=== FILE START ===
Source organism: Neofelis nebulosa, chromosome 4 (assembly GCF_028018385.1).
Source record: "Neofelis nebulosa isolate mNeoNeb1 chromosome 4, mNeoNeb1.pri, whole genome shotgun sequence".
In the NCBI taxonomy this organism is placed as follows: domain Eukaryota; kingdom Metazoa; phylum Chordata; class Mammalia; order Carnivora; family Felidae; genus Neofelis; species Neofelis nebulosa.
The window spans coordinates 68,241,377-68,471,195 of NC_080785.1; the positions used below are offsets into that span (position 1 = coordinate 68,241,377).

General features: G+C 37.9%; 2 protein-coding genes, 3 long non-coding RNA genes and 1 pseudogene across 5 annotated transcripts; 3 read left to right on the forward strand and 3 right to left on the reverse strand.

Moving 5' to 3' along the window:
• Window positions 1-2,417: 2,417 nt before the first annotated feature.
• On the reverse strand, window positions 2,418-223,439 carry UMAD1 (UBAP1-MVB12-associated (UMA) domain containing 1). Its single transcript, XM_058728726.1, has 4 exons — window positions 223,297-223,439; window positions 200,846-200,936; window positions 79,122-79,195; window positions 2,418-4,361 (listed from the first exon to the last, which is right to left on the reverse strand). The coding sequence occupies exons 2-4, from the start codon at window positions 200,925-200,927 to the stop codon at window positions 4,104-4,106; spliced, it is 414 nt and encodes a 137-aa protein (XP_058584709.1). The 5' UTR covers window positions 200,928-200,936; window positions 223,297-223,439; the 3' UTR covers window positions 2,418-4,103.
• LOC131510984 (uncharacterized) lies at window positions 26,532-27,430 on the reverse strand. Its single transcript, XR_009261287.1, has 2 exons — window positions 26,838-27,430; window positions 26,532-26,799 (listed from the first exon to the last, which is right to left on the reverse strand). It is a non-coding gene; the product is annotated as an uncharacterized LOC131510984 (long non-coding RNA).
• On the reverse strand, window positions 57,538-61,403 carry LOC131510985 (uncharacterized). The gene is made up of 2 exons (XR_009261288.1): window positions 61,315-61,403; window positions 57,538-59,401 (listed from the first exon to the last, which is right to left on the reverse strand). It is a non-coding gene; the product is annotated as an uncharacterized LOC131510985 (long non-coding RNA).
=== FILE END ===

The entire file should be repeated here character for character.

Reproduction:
Source organism: Neofelis nebulosa, chromosome 4 (assembly GCF_028018385.1).
Source record: "Neofelis nebulosa isolate mNeoNeb1 chromosome 4, mNeoNeb1.pri, whole genome shotgun sequence".
In the NCBI taxonomy this organism is placed as follows: domain Eukaryota; kingdom Metazoa; phylum Chordata; class Mammalia; order Carnivora; family Felidae; genus Neofelis; species Neofelis nebulosa.
The window spans coordinates 68,241,377-68,471,195 of NC_080785.1; the positions used below are offsets into that span (position 1 = coordinate 68,241,377).

General features: G+C 37.9%; 2 protein-coding genes, 3 long non-coding RNA genes and 1 pseudogene across 5 annotated transcripts; 3 read left to right on the forward strand and 3 right to left on the reverse strand.

Moving 5' to 3' along the window:
• Window positions 1-2,417: 2,417 nt before the first annotated feature.
• On the reverse strand, window positions 2,418-223,439 carry UMAD1 (UBAP1-MVB12-associated (UMA) domain containing 1). Its single transcript, XM_058728726.1, has 4 exons — window positions 223,297-223,439; window positions 200,846-200,936; window positions 79,122-79,195; window positions 2,418-4,361 (listed from the first exon to the last, which is right to left on the reverse strand). The coding sequence occupies exons 2-4, from the start codon at window positions 200,925-200,927 to the stop codon at window positions 4,104-4,106; spliced, it is 414 nt and encodes a 137-aa protein (XP_058584709.1). The 5' UTR covers window positions 200,928-200,936; window positions 223,297-223,439; the 3' UTR covers window positions 2,418-4,103.
• LOC131510984 (uncharacterized) lies at window positions 26,532-27,430 on the reverse strand. Its single transcript, XR_009261287.1, has 2 exons — window positions 26,838-27,430; window positions 26,532-26,799 (listed from the first exon to the last, which is right to left on the reverse strand). It is a non-coding gene; the product is annotated as an uncharacterized LOC131510984 (long non-coding RNA).
• On the reverse strand, window positions 57,538-61,403 carry LOC131510985 (uncharacterized). The gene is made up of 2 exons (XR_009261288.1): window positions 61,315-61,403; window positions 57,538-59,401 (listed from the first exon to the last, which is right to left on the reverse strand). It is a non-coding gene; the product is annotated as an uncharacterized LOC131510985 (long non-coding RNA).